The annual field excursion took place during September where over a period of five days members explored the County of Warwickshire. The theme of the excursion was Elizabethan England. A full account of the field excursion appears in this issue of The Antiquary and Pam Harding and Hazel Martell are to be congratulated on the meticulous arrangements.
As the Winter months were approaching the final field day was held on the 12th of October in the Talgarth area. Roy Davies and the Rev.Towyn Jones were the leaders and members met during the morning at Coleg Trefeca. Here a community was set up by the Methodist preacher, Howell Harris in 1752. Later a training college for the Methodist ministry was developed and the Rev.Towyn Jones gave an account of the eventful life of Howell Harris. It transpired that Howell Harris was a man of remarkable energy who travelled thirty thousand miles between 1738 and 1743, on horseback preaching the word of God. There was time for members to visit the museum which featured artefacts from the life of Howell Harris. Talgarth was the next stop where members took lunch at the café on the site of the old mill. The remote church of Llanelieu was visited in the afternoon which is in the care of the Friends of Friendless Churches. The church is a medieval single chambered building with a rood screen that divides the chancel from the nave. This is a very rare feature as most rood screens were destroyed by Protestants after the reformation.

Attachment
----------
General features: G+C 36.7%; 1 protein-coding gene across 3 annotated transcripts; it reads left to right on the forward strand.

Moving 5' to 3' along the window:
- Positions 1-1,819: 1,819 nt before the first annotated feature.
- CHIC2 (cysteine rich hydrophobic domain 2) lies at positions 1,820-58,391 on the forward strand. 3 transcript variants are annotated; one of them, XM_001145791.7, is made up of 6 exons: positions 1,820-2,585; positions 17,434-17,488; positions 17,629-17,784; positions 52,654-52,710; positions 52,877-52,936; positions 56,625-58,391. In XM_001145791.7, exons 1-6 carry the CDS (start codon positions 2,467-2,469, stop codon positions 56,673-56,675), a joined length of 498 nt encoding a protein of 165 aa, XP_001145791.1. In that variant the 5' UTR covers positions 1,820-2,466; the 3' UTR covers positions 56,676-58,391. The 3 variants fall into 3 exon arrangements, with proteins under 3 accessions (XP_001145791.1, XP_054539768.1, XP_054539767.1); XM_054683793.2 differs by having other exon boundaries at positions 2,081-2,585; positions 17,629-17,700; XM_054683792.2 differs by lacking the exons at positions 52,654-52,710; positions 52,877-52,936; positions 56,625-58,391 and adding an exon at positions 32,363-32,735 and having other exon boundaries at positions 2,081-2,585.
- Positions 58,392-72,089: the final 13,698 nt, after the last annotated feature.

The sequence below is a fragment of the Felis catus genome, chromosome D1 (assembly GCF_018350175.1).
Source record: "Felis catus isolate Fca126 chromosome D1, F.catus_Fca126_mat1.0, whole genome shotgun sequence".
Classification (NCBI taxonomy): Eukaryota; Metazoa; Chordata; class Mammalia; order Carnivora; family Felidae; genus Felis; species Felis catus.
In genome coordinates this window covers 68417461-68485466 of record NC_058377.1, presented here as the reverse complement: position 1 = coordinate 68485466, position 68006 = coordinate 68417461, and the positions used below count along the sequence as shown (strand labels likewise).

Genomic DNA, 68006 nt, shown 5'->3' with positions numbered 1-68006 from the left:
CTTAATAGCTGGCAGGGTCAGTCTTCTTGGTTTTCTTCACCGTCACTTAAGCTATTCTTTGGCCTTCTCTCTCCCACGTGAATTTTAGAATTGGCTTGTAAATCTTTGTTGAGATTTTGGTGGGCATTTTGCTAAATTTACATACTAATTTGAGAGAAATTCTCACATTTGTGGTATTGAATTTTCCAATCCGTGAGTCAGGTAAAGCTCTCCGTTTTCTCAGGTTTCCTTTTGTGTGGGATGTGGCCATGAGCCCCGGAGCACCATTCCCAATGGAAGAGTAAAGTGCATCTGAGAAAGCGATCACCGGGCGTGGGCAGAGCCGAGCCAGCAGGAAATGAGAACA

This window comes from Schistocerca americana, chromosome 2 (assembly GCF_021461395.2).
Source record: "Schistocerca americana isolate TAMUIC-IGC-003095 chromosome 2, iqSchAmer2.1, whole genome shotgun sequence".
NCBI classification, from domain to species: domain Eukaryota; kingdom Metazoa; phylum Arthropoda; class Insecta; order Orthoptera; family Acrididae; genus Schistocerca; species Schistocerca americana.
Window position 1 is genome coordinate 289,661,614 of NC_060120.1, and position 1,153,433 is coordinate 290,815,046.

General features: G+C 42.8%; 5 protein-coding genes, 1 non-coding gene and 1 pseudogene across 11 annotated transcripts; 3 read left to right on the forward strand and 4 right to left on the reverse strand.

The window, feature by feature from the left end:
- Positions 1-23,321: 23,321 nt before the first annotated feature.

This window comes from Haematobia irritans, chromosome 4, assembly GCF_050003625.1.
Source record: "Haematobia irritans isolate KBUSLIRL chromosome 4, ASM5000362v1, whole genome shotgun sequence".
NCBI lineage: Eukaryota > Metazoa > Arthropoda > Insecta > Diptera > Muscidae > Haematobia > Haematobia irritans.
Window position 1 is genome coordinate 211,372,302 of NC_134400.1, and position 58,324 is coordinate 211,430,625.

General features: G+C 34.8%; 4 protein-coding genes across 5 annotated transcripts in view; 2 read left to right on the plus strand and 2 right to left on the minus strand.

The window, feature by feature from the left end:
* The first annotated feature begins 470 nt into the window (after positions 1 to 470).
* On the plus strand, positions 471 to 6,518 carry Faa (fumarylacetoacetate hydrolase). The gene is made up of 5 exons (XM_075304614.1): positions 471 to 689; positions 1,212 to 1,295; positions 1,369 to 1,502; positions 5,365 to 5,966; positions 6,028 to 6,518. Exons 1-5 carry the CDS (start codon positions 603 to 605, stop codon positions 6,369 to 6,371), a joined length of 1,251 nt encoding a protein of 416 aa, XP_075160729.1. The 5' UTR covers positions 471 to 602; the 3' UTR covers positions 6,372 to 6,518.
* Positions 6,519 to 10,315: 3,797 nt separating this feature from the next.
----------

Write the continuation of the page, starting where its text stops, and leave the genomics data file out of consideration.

The final lecture for the year was held at Heol Awst Vestry, Carmarthen on Friday the 15th of November, where Dr.Lester Mason gave a lecture on the subject of Memorials of The Great War in Carmarthenshire”. Dr. Mason's main academic interest lay in the field of modern British and European history, Britain and the Great War and West Wales and the Great War together with the immediate aftermath. Dr. Mason has published widely throughout Wales including the “Journal of the Pembrokeshire Historical Society” and “Llafur-Journal of Welsh People's History”. The speaker who is a lecturer in modern history at the School of Archaeology, History and Anthropology at the University of Wales, Trinity St.Davids delivered a fascinating lecture which provoked much thought on the conflict of the Great War.
December the 7th was the annual President's Lunch, which this year was held at the Stradey Park Hotel in Llanelli. The subject this December was the “Stradey Castle Ghost” which was delivered in the usual entertaining style that the Rev.'d Towyn Jones is renowned for. It is always so pleasing to see so many members attending and long may it continue!